A Gopuff Kitchen foodservice operation in Austin, Texas.
Gopuff is looking to "accelerate profitability" and get ready for a possibly "significant" economic downturn by making cuts to its workforce and its fulfillment network, among other moves.
In a business note to investors on July 12, the Philadelphia-based instant commerce company says it is now "targeting full company profitability in 2024 while maintaining a strong cash balance throughout." But that to achieve this, the company plans to close and consolidate 12% of its micro-fulfillment network in the U.S. (about 76 warehouses) and expand delivery zones for other, higher-performing sites to continue delivering to the majority of customers in those areas. The company also plans to reduce its global workforce by 10% (around 1,500 workers).
"We will be informing impacted employees throughout the day today. While difficult, this restructures us to align more closely around business priorities while accelerating our path to profitability," according to a company statement authored by Co-Founders and Co-CEOs Yakir Gola and Rafael Ilishayev.
The new layoffs come after the startup announced in March that it would cut 3% of its workforce at that time.
In the new announcement, however, Gopuff says cuts aren't the only strategic actions the company is taking to drive more profit.
"We have proven that our core business generates strong unit economics. We will therefore focus investments in our core instant delivery business and select revenue-generating initiatives. This includes optimizing our assortment to drive higher baskets (including becoming the first authorized retailer of Apple products in the instant commerce space), enhancing our forecasting technology to create more accurate staffing and planning functions, and adding new integrations and features to our inventory management across our omnichannel MFCs, retail locations and traditional Gopuff MFCs."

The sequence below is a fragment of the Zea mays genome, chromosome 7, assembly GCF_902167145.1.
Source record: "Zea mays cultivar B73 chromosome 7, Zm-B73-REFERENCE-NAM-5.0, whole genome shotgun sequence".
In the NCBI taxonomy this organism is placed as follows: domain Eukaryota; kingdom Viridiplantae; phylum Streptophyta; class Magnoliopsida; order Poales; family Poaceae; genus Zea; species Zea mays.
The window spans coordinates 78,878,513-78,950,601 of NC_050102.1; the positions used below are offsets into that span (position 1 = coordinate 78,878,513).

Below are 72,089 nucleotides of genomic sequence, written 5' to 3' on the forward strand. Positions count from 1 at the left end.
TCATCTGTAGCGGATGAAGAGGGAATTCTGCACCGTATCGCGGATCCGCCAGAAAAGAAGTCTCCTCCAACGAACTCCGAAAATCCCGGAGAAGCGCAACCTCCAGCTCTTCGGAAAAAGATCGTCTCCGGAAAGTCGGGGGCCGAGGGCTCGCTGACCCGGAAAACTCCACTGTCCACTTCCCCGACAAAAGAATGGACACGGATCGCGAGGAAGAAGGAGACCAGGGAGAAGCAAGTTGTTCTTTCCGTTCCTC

The company says it will also be adding Gopuff Ads to its app and focus on its more profitable international business.
"We are doubling down on international investment in the U.K. after seeing impressive traction in the market despite only being there less than a year, including 10x monthly order growth. We believe the U.K. offers the largest market opportunity paired with a clear path to generating profit, so we look forward to continuing to build on our early success. As we do this, we will reevaluate our investment in other international markets."
Gopuff, founded in 2013, has had a big year with new partnerships, initiatives and expansion of its leadership teams and footprint.
The company recently hired Pizza Hut veteran Amelia Riba to run its foodservice operations (featured in last month's Progressive Grocer RFI Forum, click here to view on demand) and in the coming months, Gopuff will begin delivering fresh-made BurgerFi burgers and fries to customers in more than a dozen cities, including Miami, New York City, Nashville and Philadelphia.
Gopuff is also reportedly eyeing a 2022 IPO and was valued last year at $15 billion.
However, it has been a rough spring and summer overall for ultrafast grocery delivery startups.
In June, Jokr, which pulled in $170 million from investors just one year ago, ceased operations in the U.S. Buyk and Fridge No More also shut down this year. German startup Gorillas and the Turkish company Getir have slashed their staffs and are taking other measures to combat a softening of demand and a tough competitive environment.
All of this turmoil in the fast grocery delivery space comes as data show that shoppers, especially those in the U.S., just aren't that interested in paying a premium for fast delivery of groceries and essentials.
According to a new report from digital commerce solutions company Stor.ai, less than 2% of U.S. adults say they are “very likely” to shell out premium fees for ultrafast delivery. Stor.ai’s survey revealed that 57.5% of respondents overall are not willing to pay a premium for ultrafast service.